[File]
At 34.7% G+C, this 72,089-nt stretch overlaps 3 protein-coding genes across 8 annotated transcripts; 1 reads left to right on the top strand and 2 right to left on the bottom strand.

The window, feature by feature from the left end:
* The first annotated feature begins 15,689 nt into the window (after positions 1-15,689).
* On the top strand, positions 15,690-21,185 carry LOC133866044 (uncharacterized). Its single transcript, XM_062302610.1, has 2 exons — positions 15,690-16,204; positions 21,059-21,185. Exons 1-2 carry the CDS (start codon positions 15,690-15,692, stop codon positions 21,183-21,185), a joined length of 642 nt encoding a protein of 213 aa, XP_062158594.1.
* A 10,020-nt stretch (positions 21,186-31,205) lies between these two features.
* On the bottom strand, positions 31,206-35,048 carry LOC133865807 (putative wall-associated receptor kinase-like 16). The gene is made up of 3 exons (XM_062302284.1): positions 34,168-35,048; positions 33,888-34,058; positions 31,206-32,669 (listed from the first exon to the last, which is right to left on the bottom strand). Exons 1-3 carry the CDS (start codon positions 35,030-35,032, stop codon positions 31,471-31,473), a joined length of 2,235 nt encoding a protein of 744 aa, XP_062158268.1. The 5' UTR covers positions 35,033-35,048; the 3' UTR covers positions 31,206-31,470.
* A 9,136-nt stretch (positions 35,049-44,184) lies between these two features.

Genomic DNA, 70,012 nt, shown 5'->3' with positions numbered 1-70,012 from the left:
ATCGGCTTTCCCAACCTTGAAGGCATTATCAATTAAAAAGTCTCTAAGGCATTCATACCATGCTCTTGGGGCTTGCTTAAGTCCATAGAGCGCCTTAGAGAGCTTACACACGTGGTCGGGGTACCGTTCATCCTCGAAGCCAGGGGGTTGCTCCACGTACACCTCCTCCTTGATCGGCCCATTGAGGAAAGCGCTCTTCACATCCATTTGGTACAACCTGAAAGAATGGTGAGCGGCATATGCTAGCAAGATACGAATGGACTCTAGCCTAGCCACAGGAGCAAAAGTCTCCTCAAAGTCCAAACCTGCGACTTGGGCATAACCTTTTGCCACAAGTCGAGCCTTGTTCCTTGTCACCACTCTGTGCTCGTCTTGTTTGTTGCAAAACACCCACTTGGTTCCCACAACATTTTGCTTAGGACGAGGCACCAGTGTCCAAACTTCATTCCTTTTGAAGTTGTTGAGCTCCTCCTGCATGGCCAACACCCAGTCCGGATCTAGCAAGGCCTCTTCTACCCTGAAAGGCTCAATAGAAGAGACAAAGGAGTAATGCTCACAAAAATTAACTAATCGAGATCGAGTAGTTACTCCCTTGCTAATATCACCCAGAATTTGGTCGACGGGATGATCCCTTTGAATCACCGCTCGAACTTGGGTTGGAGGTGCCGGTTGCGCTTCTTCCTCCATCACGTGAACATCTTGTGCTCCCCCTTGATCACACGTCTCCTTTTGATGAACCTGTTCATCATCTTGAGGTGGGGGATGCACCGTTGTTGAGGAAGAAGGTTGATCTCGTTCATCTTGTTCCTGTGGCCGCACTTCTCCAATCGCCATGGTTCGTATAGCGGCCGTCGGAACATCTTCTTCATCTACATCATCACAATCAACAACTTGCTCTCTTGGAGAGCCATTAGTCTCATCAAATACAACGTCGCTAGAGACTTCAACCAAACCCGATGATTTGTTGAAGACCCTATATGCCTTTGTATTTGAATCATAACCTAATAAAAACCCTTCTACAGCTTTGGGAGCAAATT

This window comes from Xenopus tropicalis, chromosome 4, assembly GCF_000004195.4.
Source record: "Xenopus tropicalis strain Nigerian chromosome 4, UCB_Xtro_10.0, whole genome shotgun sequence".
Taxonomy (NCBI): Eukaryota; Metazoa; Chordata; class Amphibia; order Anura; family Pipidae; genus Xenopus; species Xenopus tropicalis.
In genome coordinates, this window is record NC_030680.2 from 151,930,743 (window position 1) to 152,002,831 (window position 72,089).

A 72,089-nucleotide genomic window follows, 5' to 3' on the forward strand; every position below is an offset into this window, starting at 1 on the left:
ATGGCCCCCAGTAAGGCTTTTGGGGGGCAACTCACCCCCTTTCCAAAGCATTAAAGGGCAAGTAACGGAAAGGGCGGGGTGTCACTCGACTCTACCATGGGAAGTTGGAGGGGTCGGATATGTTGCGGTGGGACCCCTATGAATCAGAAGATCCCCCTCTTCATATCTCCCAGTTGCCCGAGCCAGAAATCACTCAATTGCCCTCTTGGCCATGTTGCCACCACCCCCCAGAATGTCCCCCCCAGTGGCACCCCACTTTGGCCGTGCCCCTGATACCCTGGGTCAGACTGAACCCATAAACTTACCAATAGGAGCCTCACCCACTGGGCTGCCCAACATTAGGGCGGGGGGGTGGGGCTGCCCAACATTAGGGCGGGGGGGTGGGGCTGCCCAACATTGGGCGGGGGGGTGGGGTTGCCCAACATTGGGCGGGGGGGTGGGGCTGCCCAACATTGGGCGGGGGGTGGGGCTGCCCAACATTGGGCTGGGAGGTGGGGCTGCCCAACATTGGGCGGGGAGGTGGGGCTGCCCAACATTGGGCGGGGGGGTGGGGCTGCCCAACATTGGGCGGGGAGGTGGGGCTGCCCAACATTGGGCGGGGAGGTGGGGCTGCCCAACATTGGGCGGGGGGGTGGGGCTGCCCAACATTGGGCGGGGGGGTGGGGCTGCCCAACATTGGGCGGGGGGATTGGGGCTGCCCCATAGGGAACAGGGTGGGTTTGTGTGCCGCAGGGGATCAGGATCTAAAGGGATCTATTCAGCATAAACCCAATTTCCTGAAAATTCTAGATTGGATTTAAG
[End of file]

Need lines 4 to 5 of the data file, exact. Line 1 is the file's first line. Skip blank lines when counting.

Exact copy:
* On the top strand, positions 15,690-21,185 carry LOC133866044 (uncharacterized). Its single transcript, XM_062302610.1, has 2 exons — positions 15,690-16,204; positions 21,059-21,185. Exons 1-2 carry the CDS (start codon positions 15,690-15,692, stop codon positions 21,183-21,185), a joined length of 642 nt encoding a protein of 213 aa, XP_062158594.1.
* A 10,020-nt stretch (positions 21,186-31,205) lies between these two features.